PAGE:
UNIVERSITY PARK, Pa. -- The drives were long in distance and time. Ohio moved the ball and ran out the clock against a Penn State defense that was supposed to be the team's biggest strength.
With nine games against teams that played in bowls a year ago looming, the defense will face plenty more tests. It will have to turn into the reliable force it usually is.
The second half is when it all came apart Saturday for the Penn State defense. Going into halftime, Penn State had stopped Ohio from getting into a rhythm on offense. The Bobcats had 198 total yards and, though quarterback Tyler Tettleton had completed 15 of 22 passes, the team had only scored three points.
Early in the third quarter, Tettleton threw a pass that was nearly intercepted by defensive back Stephen Obeng-Agyapong. It tipped off his hands, and Ohio's Landon Smith caught it and scored a 43-yard touchdown.
"That was a big momentum shifter," linebacker Michael Mauti said.
Though no player would say the tipped pass deflated the team, that play began the defensive decline. Ohio would finish with 499 total yards. It had scoring drives of 82, 70 and 93 yards. It converted 11 of 12 third downs.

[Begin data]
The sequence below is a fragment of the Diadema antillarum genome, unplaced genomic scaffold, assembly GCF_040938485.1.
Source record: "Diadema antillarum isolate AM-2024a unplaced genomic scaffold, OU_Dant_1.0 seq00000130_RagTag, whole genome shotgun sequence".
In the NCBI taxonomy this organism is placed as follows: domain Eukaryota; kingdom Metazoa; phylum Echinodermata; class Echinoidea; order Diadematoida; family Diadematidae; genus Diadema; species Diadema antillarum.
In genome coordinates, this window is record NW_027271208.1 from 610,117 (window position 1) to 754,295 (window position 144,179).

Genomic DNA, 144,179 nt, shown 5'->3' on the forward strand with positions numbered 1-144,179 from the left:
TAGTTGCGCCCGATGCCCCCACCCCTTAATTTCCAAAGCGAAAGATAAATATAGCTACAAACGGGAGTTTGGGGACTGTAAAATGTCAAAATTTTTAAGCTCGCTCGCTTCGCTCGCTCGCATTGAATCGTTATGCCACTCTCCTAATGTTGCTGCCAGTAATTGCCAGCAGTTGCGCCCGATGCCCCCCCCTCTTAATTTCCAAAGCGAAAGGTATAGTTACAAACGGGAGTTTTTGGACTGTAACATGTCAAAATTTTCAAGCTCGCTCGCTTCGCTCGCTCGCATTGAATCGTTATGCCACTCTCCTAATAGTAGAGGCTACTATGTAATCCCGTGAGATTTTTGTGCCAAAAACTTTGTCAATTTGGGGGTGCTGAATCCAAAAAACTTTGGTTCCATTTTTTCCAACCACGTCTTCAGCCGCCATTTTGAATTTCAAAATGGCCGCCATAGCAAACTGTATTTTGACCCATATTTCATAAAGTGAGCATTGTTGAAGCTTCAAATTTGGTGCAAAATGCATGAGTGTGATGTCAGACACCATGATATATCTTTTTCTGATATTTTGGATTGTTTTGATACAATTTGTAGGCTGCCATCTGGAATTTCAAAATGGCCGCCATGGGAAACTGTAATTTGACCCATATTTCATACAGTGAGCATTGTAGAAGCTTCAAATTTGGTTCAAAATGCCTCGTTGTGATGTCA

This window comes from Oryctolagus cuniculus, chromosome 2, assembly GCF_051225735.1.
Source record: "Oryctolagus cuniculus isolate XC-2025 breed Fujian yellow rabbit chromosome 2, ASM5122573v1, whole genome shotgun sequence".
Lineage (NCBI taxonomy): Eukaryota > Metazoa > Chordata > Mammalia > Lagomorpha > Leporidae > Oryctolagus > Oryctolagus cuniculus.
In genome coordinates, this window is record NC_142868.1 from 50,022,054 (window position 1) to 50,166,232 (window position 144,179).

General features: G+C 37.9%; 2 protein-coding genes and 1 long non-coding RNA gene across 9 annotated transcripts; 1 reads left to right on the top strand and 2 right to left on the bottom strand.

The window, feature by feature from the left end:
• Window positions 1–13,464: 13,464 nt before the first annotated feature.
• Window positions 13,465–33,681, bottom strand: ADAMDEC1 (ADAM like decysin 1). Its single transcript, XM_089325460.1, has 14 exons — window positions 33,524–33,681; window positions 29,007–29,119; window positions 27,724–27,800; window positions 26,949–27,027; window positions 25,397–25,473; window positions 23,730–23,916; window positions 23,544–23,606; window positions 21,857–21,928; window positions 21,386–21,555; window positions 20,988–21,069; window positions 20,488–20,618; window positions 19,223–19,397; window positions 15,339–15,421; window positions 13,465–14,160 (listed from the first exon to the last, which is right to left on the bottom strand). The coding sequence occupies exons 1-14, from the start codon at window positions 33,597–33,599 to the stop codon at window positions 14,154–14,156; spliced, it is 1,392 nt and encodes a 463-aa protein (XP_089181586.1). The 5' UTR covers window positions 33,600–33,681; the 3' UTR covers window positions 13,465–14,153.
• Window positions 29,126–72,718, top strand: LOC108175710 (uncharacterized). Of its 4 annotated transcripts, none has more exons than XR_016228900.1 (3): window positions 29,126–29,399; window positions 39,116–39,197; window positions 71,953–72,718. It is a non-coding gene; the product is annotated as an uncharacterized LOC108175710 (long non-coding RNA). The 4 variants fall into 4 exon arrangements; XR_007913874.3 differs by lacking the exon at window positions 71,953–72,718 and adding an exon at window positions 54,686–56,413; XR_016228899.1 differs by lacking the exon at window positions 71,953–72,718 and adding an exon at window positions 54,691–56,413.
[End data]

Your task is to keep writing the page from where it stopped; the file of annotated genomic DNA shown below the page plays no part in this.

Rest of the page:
Last year, Penn State gave up more than 400 yards just three times, and only once in the first nine games. In second halves last year, Penn State's opponents completed less than 40 percent of their third downs.
Linebacker Mike Hull said the defense was tired, but not anymore than could be expected for a hot first game of the season. Coach Bill O'Brien commented little about the defense, mainly saying he needed to see the tape before making any judgments.
"I think we need to do a better job of sustaining drives so that the defense can get off the field," he said.
Without a stout defense, Penn State would have lost many of the games it won last year. Not only did it allow the fewest points per game of anyone in the Big Ten Conference at 16.8, it made its opponents make mistakes. The Nittany Lions forced 26 turnovers last year, third in the Big Ten. They did not force one turnover Saturday.
Tight end Kyle Carter said Ohio's final drive, which went for 93 yards and almost seven minutes, was particularly jarring, but he has not lost faith.
"I still trust the defense," he said.
Mark Dent: firstname.lastname@example.org, Twitter @mdent05. First Published September 3, 2012 4:00 AM